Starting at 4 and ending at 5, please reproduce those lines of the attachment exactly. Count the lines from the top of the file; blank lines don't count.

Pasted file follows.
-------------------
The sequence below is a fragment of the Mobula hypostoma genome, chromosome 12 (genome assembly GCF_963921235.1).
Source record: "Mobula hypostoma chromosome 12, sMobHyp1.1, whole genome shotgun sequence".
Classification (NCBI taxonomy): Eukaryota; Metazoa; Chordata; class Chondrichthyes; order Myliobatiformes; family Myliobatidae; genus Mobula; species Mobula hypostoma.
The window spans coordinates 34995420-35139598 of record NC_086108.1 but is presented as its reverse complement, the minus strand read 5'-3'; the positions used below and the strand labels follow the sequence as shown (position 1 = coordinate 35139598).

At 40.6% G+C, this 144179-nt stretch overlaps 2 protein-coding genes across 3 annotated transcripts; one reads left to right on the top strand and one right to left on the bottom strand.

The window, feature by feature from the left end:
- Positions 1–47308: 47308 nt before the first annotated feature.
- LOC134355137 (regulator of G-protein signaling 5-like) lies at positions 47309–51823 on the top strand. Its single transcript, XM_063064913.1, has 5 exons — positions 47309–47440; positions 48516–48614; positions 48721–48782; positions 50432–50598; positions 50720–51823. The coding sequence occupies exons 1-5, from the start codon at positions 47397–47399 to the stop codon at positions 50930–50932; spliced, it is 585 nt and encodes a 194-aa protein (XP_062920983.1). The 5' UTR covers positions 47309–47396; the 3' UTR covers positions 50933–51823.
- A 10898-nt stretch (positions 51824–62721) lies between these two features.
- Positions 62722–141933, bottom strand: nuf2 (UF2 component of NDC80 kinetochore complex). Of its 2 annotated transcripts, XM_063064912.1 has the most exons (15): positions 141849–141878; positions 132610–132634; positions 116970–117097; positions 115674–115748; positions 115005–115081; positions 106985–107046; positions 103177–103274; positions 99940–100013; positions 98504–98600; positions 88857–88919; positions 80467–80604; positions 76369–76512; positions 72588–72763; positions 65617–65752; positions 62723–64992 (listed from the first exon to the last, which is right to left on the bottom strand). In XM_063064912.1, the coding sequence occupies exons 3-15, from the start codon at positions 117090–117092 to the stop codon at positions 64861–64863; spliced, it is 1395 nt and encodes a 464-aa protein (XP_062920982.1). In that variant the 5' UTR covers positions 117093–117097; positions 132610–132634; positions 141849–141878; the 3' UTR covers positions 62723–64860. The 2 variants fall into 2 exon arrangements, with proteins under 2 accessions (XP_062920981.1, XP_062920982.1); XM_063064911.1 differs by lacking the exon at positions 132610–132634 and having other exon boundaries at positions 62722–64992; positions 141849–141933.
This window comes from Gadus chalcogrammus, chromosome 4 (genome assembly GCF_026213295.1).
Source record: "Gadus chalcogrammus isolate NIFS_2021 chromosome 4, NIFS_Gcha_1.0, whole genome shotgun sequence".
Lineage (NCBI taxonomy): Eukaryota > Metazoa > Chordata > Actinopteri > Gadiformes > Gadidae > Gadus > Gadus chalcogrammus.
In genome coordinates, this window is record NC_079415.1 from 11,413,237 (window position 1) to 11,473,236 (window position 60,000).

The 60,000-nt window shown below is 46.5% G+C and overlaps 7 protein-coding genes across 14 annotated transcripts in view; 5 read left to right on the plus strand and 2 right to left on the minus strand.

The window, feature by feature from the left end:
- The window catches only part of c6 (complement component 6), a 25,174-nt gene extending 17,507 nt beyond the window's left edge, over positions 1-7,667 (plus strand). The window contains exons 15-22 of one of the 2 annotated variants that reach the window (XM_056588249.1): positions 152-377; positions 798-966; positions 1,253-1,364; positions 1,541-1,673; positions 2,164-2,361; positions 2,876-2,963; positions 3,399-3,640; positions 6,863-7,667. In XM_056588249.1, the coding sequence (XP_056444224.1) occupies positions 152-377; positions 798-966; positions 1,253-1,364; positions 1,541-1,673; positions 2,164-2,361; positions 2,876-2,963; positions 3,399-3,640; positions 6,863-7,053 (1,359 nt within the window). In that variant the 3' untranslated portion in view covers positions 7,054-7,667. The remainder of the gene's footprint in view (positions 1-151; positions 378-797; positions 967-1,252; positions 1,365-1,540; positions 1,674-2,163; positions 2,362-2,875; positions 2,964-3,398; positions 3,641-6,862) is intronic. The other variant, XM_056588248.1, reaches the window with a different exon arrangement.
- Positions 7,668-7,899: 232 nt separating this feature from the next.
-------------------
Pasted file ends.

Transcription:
The window spans coordinates 34995420-35139598 of record NC_086108.1 but is presented as its reverse complement, the minus strand read 5'-3'; the positions used below and the strand labels follow the sequence as shown (position 1 = coordinate 35139598).

At 40.6% G+C, this 144179-nt stretch overlaps 2 protein-coding genes across 3 annotated transcripts; one reads left to right on the top strand and one right to left on the bottom strand.